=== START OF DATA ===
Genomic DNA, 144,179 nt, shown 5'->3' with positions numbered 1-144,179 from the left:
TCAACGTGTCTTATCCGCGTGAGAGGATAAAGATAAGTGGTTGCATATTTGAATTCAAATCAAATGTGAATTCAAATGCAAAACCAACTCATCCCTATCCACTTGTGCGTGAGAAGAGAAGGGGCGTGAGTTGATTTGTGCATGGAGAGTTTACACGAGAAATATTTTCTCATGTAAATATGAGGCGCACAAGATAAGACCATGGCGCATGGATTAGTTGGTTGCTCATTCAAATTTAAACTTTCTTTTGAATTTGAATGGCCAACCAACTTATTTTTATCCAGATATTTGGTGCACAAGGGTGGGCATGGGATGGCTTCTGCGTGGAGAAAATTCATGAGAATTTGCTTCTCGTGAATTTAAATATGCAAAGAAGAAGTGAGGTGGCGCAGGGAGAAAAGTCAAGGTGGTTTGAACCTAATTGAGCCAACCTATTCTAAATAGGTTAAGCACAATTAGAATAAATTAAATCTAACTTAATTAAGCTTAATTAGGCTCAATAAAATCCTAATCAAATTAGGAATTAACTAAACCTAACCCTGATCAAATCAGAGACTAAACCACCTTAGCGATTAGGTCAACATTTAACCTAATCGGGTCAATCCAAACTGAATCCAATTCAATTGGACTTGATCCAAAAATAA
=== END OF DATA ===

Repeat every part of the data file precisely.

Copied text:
Genomic DNA, 144,179 nt, shown 5'->3' with positions numbered 1-144,179 from the left:
TCAACGTGTCTTATCCGCGTGAGAGGATAAAGATAAGTGGTTGCATATTTGAATTCAAATCAAATGTGAATTCAAATGCAAAACCAACTCATCCCTATCCACTTGTGCGTGAGAAGAGAAGGGGCGTGAGTTGATTTGTGCATGGAGAGTTTACACGAGAAATATTTTCTCATGTAAATATGAGGCGCACAAGATAAGACCATGGCGCATGGATTAGTTGGTTGCTCATTCAAATTTAAACTTTCTTTTGAATTTGAATGGCCAACCAACTTATTTTTATCCAGATATTTGGTGCACAAGGGTGGGCATGGGATGGCTTCTGCGTGGAGAAAATTCATGAGAATTTGCTTCTCGTGAATTTAAATATGCAAAGAAGAAGTGAGGTGGCGCAGGGAGAAAAGTCAAGGTGGTTTGAACCTAATTGAGCCAACCTATTCTAAATAGGTTAAGCACAATTAGAATAAATTAAATCTAACTTAATTAAGCTTAATTAGGCTCAATAAAATCCTAATCAAATTAGGAATTAACTAAACCTAACCCTGATCAAATCAGAGACTAAACCACCTTAGCGATTAGGTCAACATTTAACCTAATCGGGTCAATCCAAACTGAATCCAATTCAATTGGACTTGATCCAAAAATAA